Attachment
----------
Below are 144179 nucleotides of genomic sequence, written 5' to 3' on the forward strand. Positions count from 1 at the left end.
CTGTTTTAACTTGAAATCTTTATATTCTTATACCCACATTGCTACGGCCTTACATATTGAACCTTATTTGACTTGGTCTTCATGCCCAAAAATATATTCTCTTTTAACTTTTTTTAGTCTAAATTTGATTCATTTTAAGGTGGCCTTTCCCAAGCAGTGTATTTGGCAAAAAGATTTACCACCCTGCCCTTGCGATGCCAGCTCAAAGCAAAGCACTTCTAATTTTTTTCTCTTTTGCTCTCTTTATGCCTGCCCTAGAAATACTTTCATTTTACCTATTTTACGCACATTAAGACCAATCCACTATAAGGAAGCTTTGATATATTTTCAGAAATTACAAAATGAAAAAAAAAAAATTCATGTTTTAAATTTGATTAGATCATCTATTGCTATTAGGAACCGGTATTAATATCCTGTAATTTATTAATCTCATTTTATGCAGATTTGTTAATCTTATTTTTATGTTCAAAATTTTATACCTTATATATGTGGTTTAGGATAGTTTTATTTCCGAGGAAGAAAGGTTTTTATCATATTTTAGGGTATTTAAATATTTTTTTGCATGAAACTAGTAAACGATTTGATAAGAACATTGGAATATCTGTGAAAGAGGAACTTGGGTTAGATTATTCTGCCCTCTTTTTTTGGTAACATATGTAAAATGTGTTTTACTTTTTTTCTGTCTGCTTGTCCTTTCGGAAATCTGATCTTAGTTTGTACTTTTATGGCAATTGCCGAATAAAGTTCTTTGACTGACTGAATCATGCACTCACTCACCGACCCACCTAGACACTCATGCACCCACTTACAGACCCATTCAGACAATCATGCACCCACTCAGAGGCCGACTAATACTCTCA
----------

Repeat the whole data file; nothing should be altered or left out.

Below are 144179 nucleotides of genomic sequence, written 5' to 3' on the forward strand. Positions count from 1 at the left end.
CTGTTTTAACTTGAAATCTTTATATTCTTATACCCACATTGCTACGGCCTTACATATTGAACCTTATTTGACTTGGTCTTCATGCCCAAAAATATATTCTCTTTTAACTTTTTTTAGTCTAAATTTGATTCATTTTAAGGTGGCCTTTCCCAAGCAGTGTATTTGGCAAAAAGATTTACCACCCTGCCCTTGCGATGCCAGCTCAAAGCAAAGCACTTCTAATTTTTTTCTCTTTTGCTCTCTTTATGCCTGCCCTAGAAATACTTTCATTTTACCTATTTTACGCACATTAAGACCAATCCACTATAAGGAAGCTTTGATATATTTTCAGAAATTACAAAATGAAAAAAAAAAAATTCATGTTTTAAATTTGATTAGATCATCTATTGCTATTAGGAACCGGTATTAATATCCTGTAATTTATTAATCTCATTTTATGCAGATTTGTTAATCTTATTTTTATGTTCAAAATTTTATACCTTATATATGTGGTTTAGGATAGTTTTATTTCCGAGGAAGAAAGGTTTTTATCATATTTTAGGGTATTTAAATATTTTTTTGCATGAAACTAGTAAACGATTTGATAAGAACATTGGAATATCTGTGAAAGAGGAACTTGGGTTAGATTATTCTGCCCTCTTTTTTTGGTAACATATGTAAAATGTGTTTTACTTTTTTTCTGTCTGCTTGTCCTTTCGGAAATCTGATCTTAGTTTGTACTTTTATGGCAATTGCCGAATAAAGTTCTTTGACTGACTGAATCATGCACTCACTCACCGACCCACCTAGACACTCATGCACCCACTTACAGACCCATTCAGACAATCATGCACCCACTCAGAGGCCGACTAATACTCTCA